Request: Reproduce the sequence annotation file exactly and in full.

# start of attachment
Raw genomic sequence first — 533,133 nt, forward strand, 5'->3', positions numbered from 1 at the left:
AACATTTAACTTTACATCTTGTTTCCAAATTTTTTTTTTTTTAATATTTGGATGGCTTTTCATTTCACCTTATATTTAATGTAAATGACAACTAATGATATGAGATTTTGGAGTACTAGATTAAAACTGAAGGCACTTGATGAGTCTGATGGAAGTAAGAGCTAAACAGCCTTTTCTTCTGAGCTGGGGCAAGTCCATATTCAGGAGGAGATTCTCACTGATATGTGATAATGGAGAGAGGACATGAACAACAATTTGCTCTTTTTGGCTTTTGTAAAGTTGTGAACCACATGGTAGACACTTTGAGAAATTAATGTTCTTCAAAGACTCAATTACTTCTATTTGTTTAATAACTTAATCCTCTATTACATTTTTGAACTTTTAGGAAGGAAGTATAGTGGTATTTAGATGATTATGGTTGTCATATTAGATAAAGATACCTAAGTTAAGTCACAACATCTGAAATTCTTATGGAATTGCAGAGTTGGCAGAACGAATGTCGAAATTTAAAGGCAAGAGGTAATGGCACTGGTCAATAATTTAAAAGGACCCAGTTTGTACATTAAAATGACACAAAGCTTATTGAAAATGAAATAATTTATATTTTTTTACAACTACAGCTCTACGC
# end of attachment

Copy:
Raw genomic sequence first — 533,133 nt, forward strand, 5'->3', positions numbered from 1 at the left:
AACATTTAACTTTACATCTTGTTTCCAAATTTTTTTTTTTTTAATATTTGGATGGCTTTTCATTTCACCTTATATTTAATGTAAATGACAACTAATGATATGAGATTTTGGAGTACTAGATTAAAACTGAAGGCACTTGATGAGTCTGATGGAAGTAAGAGCTAAACAGCCTTTTCTTCTGAGCTGGGGCAAGTCCATATTCAGGAGGAGATTCTCACTGATATGTGATAATGGAGAGAGGACATGAACAACAATTTGCTCTTTTTGGCTTTTGTAAAGTTGTGAACCACATGGTAGACACTTTGAGAAATTAATGTTCTTCAAAGACTCAATTACTTCTATTTGTTTAATAACTTAATCCTCTATTACATTTTTGAACTTTTAGGAAGGAAGTATAGTGGTATTTAGATGATTATGGTTGTCATATTAGATAAAGATACCTAAGTTAAGTCACAACATCTGAAATTCTTATGGAATTGCAGAGTTGGCAGAACGAATGTCGAAATTTAAAGGCAAGAGGTAATGGCACTGGTCAATAATTTAAAAGGACCCAGTTTGTACATTAAAATGACACAAAGCTTATTGAAAATGAAATAATTTATATTTTTTTACAACTACAGCTCTACGC